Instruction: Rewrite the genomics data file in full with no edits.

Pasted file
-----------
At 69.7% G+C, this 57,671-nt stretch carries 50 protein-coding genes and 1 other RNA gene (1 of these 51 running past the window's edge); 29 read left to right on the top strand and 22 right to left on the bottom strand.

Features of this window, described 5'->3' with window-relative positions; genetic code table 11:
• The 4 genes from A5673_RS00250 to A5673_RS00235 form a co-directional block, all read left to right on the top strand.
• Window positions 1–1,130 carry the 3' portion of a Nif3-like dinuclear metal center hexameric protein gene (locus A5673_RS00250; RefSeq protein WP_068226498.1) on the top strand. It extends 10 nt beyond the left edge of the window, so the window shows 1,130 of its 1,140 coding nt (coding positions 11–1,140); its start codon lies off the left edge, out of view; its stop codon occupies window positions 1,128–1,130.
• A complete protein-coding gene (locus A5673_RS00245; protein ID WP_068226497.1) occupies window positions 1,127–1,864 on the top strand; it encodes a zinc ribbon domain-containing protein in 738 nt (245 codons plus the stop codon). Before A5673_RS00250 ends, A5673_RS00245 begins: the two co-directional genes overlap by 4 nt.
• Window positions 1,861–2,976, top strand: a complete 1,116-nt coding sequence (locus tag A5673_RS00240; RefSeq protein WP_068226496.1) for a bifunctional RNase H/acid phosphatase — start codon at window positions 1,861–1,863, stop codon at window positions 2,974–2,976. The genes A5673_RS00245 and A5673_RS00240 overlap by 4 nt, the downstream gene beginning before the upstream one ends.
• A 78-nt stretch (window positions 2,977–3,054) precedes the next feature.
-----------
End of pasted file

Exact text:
At 69.7% G+C, this 57,671-nt stretch carries 50 protein-coding genes and 1 other RNA gene (1 of these 51 running past the window's edge); 29 read left to right on the top strand and 22 right to left on the bottom strand.

Features of this window, described 5'->3' with window-relative positions; genetic code table 11:
• The 4 genes from A5673_RS00250 to A5673_RS00235 form a co-directional block, all read left to right on the top strand.
• Window positions 1–1,130 carry the 3' portion of a Nif3-like dinuclear metal center hexameric protein gene (locus A5673_RS00250; RefSeq protein WP_068226498.1) on the top strand. It extends 10 nt beyond the left edge of the window, so the window shows 1,130 of its 1,140 coding nt (coding positions 11–1,140); its start codon lies off the left edge, out of view; its stop codon occupies window positions 1,128–1,130.
• A complete protein-coding gene (locus A5673_RS00245; protein ID WP_068226497.1) occupies window positions 1,127–1,864 on the top strand; it encodes a zinc ribbon domain-containing protein in 738 nt (245 codons plus the stop codon). Before A5673_RS00250 ends, A5673_RS00245 begins: the two co-directional genes overlap by 4 nt.
• Window positions 1,861–2,976, top strand: a complete 1,116-nt coding sequence (locus tag A5673_RS00240; RefSeq protein WP_068226496.1) for a bifunctional RNase H/acid phosphatase — start codon at window positions 1,861–1,863, stop codon at window positions 2,974–2,976. The genes A5673_RS00245 and A5673_RS00240 overlap by 4 nt, the downstream gene beginning before the upstream one ends.
• A 78-nt stretch (window positions 2,977–3,054) precedes the next feature.